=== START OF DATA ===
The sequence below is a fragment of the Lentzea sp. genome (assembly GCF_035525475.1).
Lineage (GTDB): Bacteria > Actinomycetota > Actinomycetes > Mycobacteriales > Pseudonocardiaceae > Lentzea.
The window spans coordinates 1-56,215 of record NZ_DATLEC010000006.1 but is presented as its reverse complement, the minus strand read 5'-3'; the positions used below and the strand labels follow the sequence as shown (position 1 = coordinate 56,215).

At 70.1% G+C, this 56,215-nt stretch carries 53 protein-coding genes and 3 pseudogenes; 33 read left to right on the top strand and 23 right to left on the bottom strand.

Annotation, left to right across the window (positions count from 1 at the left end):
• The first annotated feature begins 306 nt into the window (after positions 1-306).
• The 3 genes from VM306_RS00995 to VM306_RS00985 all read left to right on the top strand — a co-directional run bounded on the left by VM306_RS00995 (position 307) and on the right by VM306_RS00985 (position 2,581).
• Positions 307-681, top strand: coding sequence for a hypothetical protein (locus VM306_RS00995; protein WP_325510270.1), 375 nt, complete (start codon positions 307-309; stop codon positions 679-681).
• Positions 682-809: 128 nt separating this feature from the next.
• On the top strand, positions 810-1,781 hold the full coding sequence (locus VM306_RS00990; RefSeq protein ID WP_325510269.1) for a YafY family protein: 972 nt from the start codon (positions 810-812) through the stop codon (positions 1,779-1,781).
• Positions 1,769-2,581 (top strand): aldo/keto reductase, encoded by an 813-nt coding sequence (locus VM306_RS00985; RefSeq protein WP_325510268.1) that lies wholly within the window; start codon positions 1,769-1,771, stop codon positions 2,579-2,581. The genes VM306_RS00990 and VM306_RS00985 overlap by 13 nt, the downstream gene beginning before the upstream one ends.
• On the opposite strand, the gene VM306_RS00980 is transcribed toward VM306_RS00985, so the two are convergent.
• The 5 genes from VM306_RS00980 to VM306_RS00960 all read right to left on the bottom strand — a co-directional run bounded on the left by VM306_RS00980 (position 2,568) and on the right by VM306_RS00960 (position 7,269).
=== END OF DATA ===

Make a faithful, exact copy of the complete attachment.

The sequence below is a fragment of the Lentzea sp. genome (assembly GCF_035525475.1).
Lineage (GTDB): Bacteria > Actinomycetota > Actinomycetes > Mycobacteriales > Pseudonocardiaceae > Lentzea.
The window spans coordinates 1-56,215 of record NZ_DATLEC010000006.1 but is presented as its reverse complement, the minus strand read 5'-3'; the positions used below and the strand labels follow the sequence as shown (position 1 = coordinate 56,215).

At 70.1% G+C, this 56,215-nt stretch carries 53 protein-coding genes and 3 pseudogenes; 33 read left to right on the top strand and 23 right to left on the bottom strand.

Annotation, left to right across the window (positions count from 1 at the left end):
• The first annotated feature begins 306 nt into the window (after positions 1-306).
• The 3 genes from VM306_RS00995 to VM306_RS00985 all read left to right on the top strand — a co-directional run bounded on the left by VM306_RS00995 (position 307) and on the right by VM306_RS00985 (position 2,581).
• Positions 307-681, top strand: coding sequence for a hypothetical protein (locus VM306_RS00995; protein WP_325510270.1), 375 nt, complete (start codon positions 307-309; stop codon positions 679-681).
• Positions 682-809: 128 nt separating this feature from the next.
• On the top strand, positions 810-1,781 hold the full coding sequence (locus VM306_RS00990; RefSeq protein ID WP_325510269.1) for a YafY family protein: 972 nt from the start codon (positions 810-812) through the stop codon (positions 1,779-1,781).
• Positions 1,769-2,581 (top strand): aldo/keto reductase, encoded by an 813-nt coding sequence (locus VM306_RS00985; RefSeq protein WP_325510268.1) that lies wholly within the window; start codon positions 1,769-1,771, stop codon positions 2,579-2,581. The genes VM306_RS00990 and VM306_RS00985 overlap by 13 nt, the downstream gene beginning before the upstream one ends.
• On the opposite strand, the gene VM306_RS00980 is transcribed toward VM306_RS00985, so the two are convergent.
• The 5 genes from VM306_RS00980 to VM306_RS00960 all read right to left on the bottom strand — a co-directional run bounded on the left by VM306_RS00980 (position 2,568) and on the right by VM306_RS00960 (position 7,269).